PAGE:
Now, I'm not one for resolutions, never have been. I've always thought it was a little silly to put off starting something new until an arbitrary calendar date. I mean, what if you got hit by a bus on December 29th? Maybe if you had started jogging earlier, you would've gotten out of the way. But I digress.
This is about starting something new by reading more than a few old things. I find myself looking at 2008 with a resolution in mind. Well, let's call it a plan. That sits better. So, the plan, then, is to read one “great” book a month for the entire year and write about them as I go.
Of course, that begs a question, doesn't it?
While ‘great’ is a ludicrously subjective word, I mean to look at books set squarely in the western literary canon. I'm looking for books that I haven’t read, with either an author or a title whose name you say in capital letters. You know, SHAKESPEARE, DICKENS, DON QUIXOTE, books that we were all assigned to read in school and for which most of us promptly went out and bought the Cliff’s Notes.
Nevertheless, there are just certain pieces of literature that you have to say with that sort of emphasis. I am fully aware that I will most likely end up spending the year in the confines of the Dead White Man’s club, but something about certain books has created a reputation which has elevated the work beyond the everyday. I think that's what I'm most curious about in this project. How did ‘great’ books become that way? Is the reputation still deserved? After all, if a piece of art no longer speaks to an audience, is it worth keeping around?
Another motivation for this plan is the slightly nagging feeling that I can’t really consider myself literate if I have at least taken a crack at the traditional stuff. Generally speaking, my tastes run towards the esoteric, in both modern and ancient literature. I prefer swimming in the quiet tributaries and back bays rather than the main stream, as it were. My scholarly studies took me into the realm of ancient hero stories, while my reading these days has more to do with imaginary worlds or odd corners of history than anything else. The problem with this preference is that it leaves me feeling somewhat out of the loop. As both a student and now a teacher, my life is something like working at a movie theatre and never seeing a Spielberg or Jerry Bruckheimer production. Hence, the plan.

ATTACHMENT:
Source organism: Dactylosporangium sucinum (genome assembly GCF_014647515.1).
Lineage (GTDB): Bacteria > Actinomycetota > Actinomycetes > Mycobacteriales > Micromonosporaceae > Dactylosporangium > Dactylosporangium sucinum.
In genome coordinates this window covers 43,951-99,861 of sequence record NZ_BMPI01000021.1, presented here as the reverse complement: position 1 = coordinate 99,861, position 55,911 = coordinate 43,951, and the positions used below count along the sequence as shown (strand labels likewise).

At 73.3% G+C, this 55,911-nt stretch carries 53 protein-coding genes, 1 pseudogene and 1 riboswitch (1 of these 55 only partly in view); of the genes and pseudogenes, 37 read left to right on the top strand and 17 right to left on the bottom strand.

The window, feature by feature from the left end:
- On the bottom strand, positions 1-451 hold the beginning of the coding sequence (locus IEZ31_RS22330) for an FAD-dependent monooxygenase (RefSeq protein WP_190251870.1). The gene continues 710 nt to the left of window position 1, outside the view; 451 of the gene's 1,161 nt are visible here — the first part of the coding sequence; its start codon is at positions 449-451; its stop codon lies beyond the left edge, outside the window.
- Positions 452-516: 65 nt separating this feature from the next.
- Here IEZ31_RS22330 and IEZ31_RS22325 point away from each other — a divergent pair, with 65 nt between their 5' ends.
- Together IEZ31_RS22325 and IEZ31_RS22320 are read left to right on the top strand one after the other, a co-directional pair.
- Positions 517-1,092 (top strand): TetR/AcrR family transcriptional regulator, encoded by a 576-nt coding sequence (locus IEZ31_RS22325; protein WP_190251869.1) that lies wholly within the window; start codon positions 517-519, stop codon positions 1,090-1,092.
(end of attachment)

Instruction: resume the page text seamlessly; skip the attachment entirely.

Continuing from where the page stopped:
Something by Dickens
Machiavelli's The Prince
The Picture of Dorian Grey, by Oscar Wilde
Something by Voltaire
Something by Hemingway that's not the Old Man and the Sea (read it)
Something by another American (not Steinbeck, Twain or Harper Lee. Faulkner, perhaps?)
* * *
It's a rather paltry affair, isn't it? As you can see, this is neither complete nor set in stone. I'm hoping that, as with most things, a little help and a little inspiration will sort it all out in the end. If you, dear reader, have any suggestions, please let me know. I would welcome too, any thoughts on what make great books great, and whether what I'm reading qualifies. In some ways this may be as much an experiment in the nature of reading as it is an exploration of literature.
Either way, at the end of it all, I should be at least a little better off. Unless, of course, I do treat it like a resolution and fall off the treadmill some time around the Superbowl.